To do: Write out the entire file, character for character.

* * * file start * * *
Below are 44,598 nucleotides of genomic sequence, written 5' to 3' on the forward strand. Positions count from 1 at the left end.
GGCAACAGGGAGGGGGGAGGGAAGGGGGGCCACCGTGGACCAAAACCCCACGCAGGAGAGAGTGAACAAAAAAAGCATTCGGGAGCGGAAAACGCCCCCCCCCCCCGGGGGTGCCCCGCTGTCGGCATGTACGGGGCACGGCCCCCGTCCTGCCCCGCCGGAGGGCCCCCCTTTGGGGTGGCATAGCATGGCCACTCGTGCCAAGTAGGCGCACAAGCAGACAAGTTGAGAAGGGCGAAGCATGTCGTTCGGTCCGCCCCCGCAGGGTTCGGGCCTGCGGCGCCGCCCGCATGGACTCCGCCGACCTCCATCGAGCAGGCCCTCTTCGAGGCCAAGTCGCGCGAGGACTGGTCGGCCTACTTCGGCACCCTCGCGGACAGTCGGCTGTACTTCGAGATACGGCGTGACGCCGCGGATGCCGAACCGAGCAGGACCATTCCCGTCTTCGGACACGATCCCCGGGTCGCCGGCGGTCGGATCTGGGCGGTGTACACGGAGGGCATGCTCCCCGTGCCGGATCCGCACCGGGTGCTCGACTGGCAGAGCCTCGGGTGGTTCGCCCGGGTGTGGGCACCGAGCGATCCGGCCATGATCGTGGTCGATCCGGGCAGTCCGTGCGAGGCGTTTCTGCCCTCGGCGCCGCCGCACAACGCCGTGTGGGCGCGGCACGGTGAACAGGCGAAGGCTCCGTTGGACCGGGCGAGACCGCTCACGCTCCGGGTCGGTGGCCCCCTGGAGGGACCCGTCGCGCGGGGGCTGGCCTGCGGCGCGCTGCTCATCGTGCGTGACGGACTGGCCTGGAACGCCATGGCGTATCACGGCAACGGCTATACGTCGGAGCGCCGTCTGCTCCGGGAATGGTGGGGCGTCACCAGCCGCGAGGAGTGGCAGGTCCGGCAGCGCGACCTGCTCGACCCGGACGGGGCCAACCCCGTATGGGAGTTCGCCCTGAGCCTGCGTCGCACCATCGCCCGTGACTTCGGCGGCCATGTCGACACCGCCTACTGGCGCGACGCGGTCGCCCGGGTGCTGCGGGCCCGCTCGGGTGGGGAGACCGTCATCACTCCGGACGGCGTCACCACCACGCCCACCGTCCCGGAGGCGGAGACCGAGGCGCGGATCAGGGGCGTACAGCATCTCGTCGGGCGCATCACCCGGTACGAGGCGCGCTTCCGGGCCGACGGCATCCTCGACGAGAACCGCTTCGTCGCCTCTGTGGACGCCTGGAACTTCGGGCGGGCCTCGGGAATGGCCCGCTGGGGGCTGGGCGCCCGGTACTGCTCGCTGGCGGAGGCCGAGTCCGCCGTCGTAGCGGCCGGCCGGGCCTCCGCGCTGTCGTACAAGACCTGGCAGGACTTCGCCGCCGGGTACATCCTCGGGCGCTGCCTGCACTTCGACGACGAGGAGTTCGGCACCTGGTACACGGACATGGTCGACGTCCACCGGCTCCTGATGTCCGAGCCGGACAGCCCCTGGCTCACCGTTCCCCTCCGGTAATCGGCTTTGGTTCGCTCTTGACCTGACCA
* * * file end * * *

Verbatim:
Below are 44,598 nucleotides of genomic sequence, written 5' to 3' on the forward strand. Positions count from 1 at the left end.
GGCAACAGGGAGGGGGGAGGGAAGGGGGGCCACCGTGGACCAAAACCCCACGCAGGAGAGAGTGAACAAAAAAAGCATTCGGGAGCGGAAAACGCCCCCCCCCCCCGGGGGTGCCCCGCTGTCGGCATGTACGGGGCACGGCCCCCGTCCTGCCCCGCCGGAGGGCCCCCCTTTGGGGTGGCATAGCATGGCCACTCGTGCCAAGTAGGCGCACAAGCAGACAAGTTGAGAAGGGCGAAGCATGTCGTTCGGTCCGCCCCCGCAGGGTTCGGGCCTGCGGCGCCGCCCGCATGGACTCCGCCGACCTCCATCGAGCAGGCCCTCTTCGAGGCCAAGTCGCGCGAGGACTGGTCGGCCTACTTCGGCACCCTCGCGGACAGTCGGCTGTACTTCGAGATACGGCGTGACGCCGCGGATGCCGAACCGAGCAGGACCATTCCCGTCTTCGGACACGATCCCCGGGTCGCCGGCGGTCGGATCTGGGCGGTGTACACGGAGGGCATGCTCCCCGTGCCGGATCCGCACCGGGTGCTCGACTGGCAGAGCCTCGGGTGGTTCGCCCGGGTGTGGGCACCGAGCGATCCGGCCATGATCGTGGTCGATCCGGGCAGTCCGTGCGAGGCGTTTCTGCCCTCGGCGCCGCCGCACAACGCCGTGTGGGCGCGGCACGGTGAACAGGCGAAGGCTCCGTTGGACCGGGCGAGACCGCTCACGCTCCGGGTCGGTGGCCCCCTGGAGGGACCCGTCGCGCGGGGGCTGGCCTGCGGCGCGCTGCTCATCGTGCGTGACGGACTGGCCTGGAACGCCATGGCGTATCACGGCAACGGCTATACGTCGGAGCGCCGTCTGCTCCGGGAATGGTGGGGCGTCACCAGCCGCGAGGAGTGGCAGGTCCGGCAGCGCGACCTGCTCGACCCGGACGGGGCCAACCCCGTATGGGAGTTCGCCCTGAGCCTGCGTCGCACCATCGCCCGTGACTTCGGCGGCCATGTCGACACCGCCTACTGGCGCGACGCGGTCGCCCGGGTGCTGCGGGCCCGCTCGGGTGGGGAGACCGTCATCACTCCGGACGGCGTCACCACCACGCCCACCGTCCCGGAGGCGGAGACCGAGGCGCGGATCAGGGGCGTACAGCATCTCGTCGGGCGCATCACCCGGTACGAGGCGCGCTTCCGGGCCGACGGCATCCTCGACGAGAACCGCTTCGTCGCCTCTGTGGACGCCTGGAACTTCGGGCGGGCCTCGGGAATGGCCCGCTGGGGGCTGGGCGCCCGGTACTGCTCGCTGGCGGAGGCCGAGTCCGCCGTCGTAGCGGCCGGCCGGGCCTCCGCGCTGTCGTACAAGACCTGGCAGGACTTCGCCGCCGGGTACATCCTCGGGCGCTGCCTGCACTTCGACGACGAGGAGTTCGGCACCTGGTACACGGACATGGTCGACGTCCACCGGCTCCTGATGTCCGAGCCGGACAGCCCCTGGCTCACCGTTCCCCTCCGGTAATCGGCTTTGGTTCGCTCTTGACCTGACCA